Wild Barrel serves tasters in larger glass to give room for aromas to come through. In the crowded San Diego brewery scene this is fairly uncommon but always welcomed. I was not really that excited when I saw three fruited Berliner Weiss style beers on the board (called here San Diego Vice) but was soon glad i tried them. San Diego breweries regularly make fruited versions of this style but often with minimal amounts of fruit. Not so here. All 3 of them, cherry, blackcurrent, and guava were massively fruity with a light tart bite on the back.

These may be the most fruit flavor I’ve had in any beer of this style, surpassing my previous favorite at Georgia based Creature Comforts. If their crowlers were available I might have left with a couple of crowlers. It is hard to pick a favorite of the three because they were all so delicious.

The two IPAs available were both in the modern style though staying away from the thick hazy style so far. The single IPA was nice and citrus forward with a light bitterness and a dry finish. The double IPA was a bit more dank and resinous with a slightly thicker body and still not a ton of bitterness. The IPAs remind me of the style brewed at Protector in many ways.

The coffee stout had notes of popcorn and coffee on the nose with a fairly thin body and a nice mix of light roast, smoke, and coffee notes. I found the coffee to be a bit more subdued than I tend to enjoy but it is a nice balanced beer.

I am looking forward to see how Wild Barrel develops over the coming months and expect I will be back again regularly to see what flavors of San Diego Vice come up next. They have excited me about a style that has generally been enjoyable but not particularly exciting for me before now.

Top 2:
Blackcurrent San Diego Vice
Cherry San Diego Vice

Paul McGuire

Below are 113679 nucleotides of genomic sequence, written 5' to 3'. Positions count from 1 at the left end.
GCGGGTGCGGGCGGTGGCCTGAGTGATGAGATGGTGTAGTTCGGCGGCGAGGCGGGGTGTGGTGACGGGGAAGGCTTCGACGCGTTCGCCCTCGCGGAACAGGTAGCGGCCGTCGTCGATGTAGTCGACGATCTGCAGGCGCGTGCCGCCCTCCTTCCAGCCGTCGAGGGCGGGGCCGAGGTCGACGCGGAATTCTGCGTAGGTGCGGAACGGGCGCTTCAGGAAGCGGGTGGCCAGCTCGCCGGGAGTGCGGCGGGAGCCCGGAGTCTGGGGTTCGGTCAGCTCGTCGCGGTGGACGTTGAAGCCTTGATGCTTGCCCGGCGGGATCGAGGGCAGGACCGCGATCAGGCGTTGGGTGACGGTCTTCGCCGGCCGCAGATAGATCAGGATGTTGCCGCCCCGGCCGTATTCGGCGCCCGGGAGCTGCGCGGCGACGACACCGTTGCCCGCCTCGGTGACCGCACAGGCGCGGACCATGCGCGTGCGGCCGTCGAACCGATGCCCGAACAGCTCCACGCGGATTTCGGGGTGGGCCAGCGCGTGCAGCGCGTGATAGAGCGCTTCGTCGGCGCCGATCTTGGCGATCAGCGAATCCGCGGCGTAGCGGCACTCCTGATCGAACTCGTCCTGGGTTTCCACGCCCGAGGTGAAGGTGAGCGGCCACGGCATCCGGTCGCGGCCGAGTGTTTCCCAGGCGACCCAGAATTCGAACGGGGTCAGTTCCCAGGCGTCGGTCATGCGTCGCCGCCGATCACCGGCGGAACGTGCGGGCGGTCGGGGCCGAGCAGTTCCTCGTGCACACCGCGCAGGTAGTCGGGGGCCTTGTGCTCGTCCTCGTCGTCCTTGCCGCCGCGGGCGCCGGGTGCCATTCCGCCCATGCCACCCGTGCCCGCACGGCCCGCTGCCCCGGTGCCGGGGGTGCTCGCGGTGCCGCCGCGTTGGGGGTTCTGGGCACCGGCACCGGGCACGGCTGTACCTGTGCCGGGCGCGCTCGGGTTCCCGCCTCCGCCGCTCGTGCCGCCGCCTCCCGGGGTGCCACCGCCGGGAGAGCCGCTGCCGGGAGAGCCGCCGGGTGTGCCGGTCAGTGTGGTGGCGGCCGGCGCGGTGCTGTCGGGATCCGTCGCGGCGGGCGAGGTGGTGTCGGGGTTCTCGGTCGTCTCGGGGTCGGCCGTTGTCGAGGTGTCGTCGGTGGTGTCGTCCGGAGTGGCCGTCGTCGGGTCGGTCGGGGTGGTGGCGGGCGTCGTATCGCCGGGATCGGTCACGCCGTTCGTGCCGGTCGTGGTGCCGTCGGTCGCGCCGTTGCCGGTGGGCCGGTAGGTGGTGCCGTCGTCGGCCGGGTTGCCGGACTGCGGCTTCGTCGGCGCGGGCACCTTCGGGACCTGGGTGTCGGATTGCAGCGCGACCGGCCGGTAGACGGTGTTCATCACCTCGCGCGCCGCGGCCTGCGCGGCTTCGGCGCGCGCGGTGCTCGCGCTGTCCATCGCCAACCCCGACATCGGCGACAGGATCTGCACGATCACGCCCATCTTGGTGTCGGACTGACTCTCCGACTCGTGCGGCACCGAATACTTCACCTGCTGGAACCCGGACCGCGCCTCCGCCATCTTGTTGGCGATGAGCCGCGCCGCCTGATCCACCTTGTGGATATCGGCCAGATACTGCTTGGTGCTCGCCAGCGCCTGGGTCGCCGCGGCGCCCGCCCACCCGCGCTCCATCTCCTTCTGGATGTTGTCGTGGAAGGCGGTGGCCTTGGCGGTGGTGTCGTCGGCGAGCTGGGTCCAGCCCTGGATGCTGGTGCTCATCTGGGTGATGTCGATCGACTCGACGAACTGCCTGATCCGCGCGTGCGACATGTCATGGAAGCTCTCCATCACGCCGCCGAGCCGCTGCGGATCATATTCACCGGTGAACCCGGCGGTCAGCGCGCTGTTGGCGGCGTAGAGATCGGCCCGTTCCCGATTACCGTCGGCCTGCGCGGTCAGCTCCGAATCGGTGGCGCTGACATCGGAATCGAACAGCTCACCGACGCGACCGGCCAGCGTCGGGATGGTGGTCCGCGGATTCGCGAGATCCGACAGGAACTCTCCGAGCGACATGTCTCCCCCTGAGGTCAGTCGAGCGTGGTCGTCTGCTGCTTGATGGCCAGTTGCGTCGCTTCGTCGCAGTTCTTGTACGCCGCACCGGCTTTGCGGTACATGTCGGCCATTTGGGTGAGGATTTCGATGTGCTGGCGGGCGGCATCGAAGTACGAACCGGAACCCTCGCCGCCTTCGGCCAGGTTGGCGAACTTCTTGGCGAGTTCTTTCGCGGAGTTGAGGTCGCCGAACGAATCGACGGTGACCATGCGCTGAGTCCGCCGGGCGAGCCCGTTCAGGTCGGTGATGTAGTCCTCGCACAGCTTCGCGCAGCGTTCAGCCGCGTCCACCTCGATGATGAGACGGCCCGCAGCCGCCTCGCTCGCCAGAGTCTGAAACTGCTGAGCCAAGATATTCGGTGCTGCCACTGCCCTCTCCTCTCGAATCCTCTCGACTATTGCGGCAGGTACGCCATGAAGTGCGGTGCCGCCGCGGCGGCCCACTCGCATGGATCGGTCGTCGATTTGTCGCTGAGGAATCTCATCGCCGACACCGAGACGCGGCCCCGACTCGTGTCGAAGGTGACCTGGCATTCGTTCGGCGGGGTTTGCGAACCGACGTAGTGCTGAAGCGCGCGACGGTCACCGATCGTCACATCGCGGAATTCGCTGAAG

Paul McGuire is a craft beer enthusiast. He likes to travel with his husband and enjoy the great outdoors. In his day job, Paul is a divorce attorney focusing on serving the San Diego LGBT community.

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Breweries in Prince Edward County – County Road, Barley Days, Prince Eddy’s, and Parsons

My second set of breweries in outer Ontario Canada were all in Prince Edward County area, a small island known for its many wineries in part due to its unique terroir.

County Road Brewing

Immediately on walking up to County Road it had the feel of an upscale farmhouse restaurant with lots of wood in the decor yet open areas letting in plenty of natural light. I got to speak with the brewer while I was there and learned that they had recently shifted their focus more toward Belgian styles and farmhouse ales after discovering their water was better suited for this style of beer. From what I tasted while I was there, this seems to be quite true.

I started with their petite saison. It was dry and balanced with light spice character, earthy apricot notes, and grapefruit hops, with a mild bitter finish. I love how they took the classic style and gave it a hop kick that works well with the style. The standard saison is more true to style with notes of cracked pepper, light puckering tartness and a dry finish.

The pale ale was bitter and piney with a mild malt backbone. The gose was light and crisp with notes of lime and mild salt and a lightly tart finish. The version with added cherry was deliciously fruity and brought out the notes of lime even more prominent. The cherries also gave it a bright red color.

The biere de mars had a dry banana bread flavor with mild grapefruit, caramel, and light tart finish. I enjoyed this one a lot because it is a style I don’t see at breweries very often. The malts didn’t overpower the rest of the beer.

These statements are all about the quality of what I had on tap the day I visited. Sadly, the bottle of saison I brought back home from the brewery didn’t have the same classic style or level of attenuation, though things in the bottle are always unpredictable. The Biere de Miel was still great in the bottle and had a nice balance even if it tended to be a bit more sour than what I had on tap.

Top 3:
Biere de Mars
Cherry Gose
Petite Saison

Barley Days Brewing